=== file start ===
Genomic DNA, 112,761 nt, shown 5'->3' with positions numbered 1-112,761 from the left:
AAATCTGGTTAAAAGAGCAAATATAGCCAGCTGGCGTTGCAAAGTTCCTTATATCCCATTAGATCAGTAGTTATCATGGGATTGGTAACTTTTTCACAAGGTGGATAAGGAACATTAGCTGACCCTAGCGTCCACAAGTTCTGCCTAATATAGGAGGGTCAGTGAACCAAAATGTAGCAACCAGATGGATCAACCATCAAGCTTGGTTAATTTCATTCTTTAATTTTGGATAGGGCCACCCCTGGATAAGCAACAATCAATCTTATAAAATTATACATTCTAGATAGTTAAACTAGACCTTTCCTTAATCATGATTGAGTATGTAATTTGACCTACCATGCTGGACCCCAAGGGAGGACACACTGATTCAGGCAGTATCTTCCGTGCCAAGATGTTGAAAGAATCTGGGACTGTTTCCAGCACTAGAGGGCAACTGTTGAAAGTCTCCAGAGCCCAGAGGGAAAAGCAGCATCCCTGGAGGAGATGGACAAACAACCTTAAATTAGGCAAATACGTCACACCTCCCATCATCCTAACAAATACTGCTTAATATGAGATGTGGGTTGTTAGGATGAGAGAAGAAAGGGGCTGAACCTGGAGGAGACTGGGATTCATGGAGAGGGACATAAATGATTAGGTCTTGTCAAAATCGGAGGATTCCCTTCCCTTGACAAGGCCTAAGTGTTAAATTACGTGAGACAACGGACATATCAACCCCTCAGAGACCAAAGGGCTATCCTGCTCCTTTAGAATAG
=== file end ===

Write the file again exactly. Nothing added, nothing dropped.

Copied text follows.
Genomic DNA, 112,761 nt, shown 5'->3' with positions numbered 1-112,761 from the left:
AAATCTGGTTAAAAGAGCAAATATAGCCAGCTGGCGTTGCAAAGTTCCTTATATCCCATTAGATCAGTAGTTATCATGGGATTGGTAACTTTTTCACAAGGTGGATAAGGAACATTAGCTGACCCTAGCGTCCACAAGTTCTGCCTAATATAGGAGGGTCAGTGAACCAAAATGTAGCAACCAGATGGATCAACCATCAAGCTTGGTTAATTTCATTCTTTAATTTTGGATAGGGCCACCCCTGGATAAGCAACAATCAATCTTATAAAATTATACATTCTAGATAGTTAAACTAGACCTTTCCTTAATCATGATTGAGTATGTAATTTGACCTACCATGCTGGACCCCAAGGGAGGACACACTGATTCAGGCAGTATCTTCCGTGCCAAGATGTTGAAAGAATCTGGGACTGTTTCCAGCACTAGAGGGCAACTGTTGAAAGTCTCCAGAGCCCAGAGGGAAAAGCAGCATCCCTGGAGGAGATGGACAAACAACCTTAAATTAGGCAAATACGTCACACCTCCCATCATCCTAACAAATACTGCTTAATATGAGATGTGGGTTGTTAGGATGAGAGAAGAAAGGGGCTGAACCTGGAGGAGACTGGGATTCATGGAGAGGGACATAAATGATTAGGTCTTGTCAAAATCGGAGGATTCCCTTCCCTTGACAAGGCCTAAGTGTTAAATTACGTGAGACAACGGACATATCAACCCCTCAGAGACCAAAGGGCTATCCTGCTCCTTTAGAATAG